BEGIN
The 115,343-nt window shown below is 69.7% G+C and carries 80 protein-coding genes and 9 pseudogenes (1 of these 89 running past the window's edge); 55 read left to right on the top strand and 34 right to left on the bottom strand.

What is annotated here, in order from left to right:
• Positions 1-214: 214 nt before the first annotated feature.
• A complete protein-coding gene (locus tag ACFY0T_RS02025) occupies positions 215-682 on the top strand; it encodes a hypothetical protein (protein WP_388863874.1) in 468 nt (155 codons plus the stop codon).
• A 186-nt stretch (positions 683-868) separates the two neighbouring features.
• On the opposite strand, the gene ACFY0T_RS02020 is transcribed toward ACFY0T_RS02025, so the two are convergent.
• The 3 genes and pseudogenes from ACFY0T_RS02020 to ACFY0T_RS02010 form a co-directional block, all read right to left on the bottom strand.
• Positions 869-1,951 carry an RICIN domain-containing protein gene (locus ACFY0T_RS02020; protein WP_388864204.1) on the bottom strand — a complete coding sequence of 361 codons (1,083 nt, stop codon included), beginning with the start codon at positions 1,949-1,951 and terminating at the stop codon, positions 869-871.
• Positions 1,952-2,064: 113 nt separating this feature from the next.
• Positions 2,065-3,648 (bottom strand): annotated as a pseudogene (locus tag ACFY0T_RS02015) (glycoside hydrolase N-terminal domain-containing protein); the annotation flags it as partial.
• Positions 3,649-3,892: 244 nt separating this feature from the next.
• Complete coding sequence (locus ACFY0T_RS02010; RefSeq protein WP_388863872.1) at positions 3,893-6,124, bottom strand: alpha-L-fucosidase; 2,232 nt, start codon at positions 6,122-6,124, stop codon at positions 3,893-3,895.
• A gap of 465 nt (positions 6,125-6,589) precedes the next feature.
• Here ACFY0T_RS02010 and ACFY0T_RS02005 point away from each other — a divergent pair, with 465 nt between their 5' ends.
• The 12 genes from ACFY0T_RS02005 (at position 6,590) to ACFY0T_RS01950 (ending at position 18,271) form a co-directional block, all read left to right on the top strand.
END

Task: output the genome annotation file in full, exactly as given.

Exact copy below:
The 115,343-nt window shown below is 69.7% G+C and carries 80 protein-coding genes and 9 pseudogenes (1 of these 89 running past the window's edge); 55 read left to right on the top strand and 34 right to left on the bottom strand.

What is annotated here, in order from left to right:
• Positions 1-214: 214 nt before the first annotated feature.
• A complete protein-coding gene (locus tag ACFY0T_RS02025) occupies positions 215-682 on the top strand; it encodes a hypothetical protein (protein WP_388863874.1) in 468 nt (155 codons plus the stop codon).
• A 186-nt stretch (positions 683-868) separates the two neighbouring features.
• On the opposite strand, the gene ACFY0T_RS02020 is transcribed toward ACFY0T_RS02025, so the two are convergent.
• The 3 genes and pseudogenes from ACFY0T_RS02020 to ACFY0T_RS02010 form a co-directional block, all read right to left on the bottom strand.
• Positions 869-1,951 carry an RICIN domain-containing protein gene (locus ACFY0T_RS02020; protein WP_388864204.1) on the bottom strand — a complete coding sequence of 361 codons (1,083 nt, stop codon included), beginning with the start codon at positions 1,949-1,951 and terminating at the stop codon, positions 869-871.
• Positions 1,952-2,064: 113 nt separating this feature from the next.
• Positions 2,065-3,648 (bottom strand): annotated as a pseudogene (locus tag ACFY0T_RS02015) (glycoside hydrolase N-terminal domain-containing protein); the annotation flags it as partial.
• Positions 3,649-3,892: 244 nt separating this feature from the next.
• Complete coding sequence (locus ACFY0T_RS02010; RefSeq protein WP_388863872.1) at positions 3,893-6,124, bottom strand: alpha-L-fucosidase; 2,232 nt, start codon at positions 6,122-6,124, stop codon at positions 3,893-3,895.
• A gap of 465 nt (positions 6,125-6,589) precedes the next feature.
• Here ACFY0T_RS02010 and ACFY0T_RS02005 point away from each other — a divergent pair, with 465 nt between their 5' ends.
• The 12 genes from ACFY0T_RS02005 (at position 6,590) to ACFY0T_RS01950 (ending at position 18,271) form a co-directional block, all read left to right on the top strand.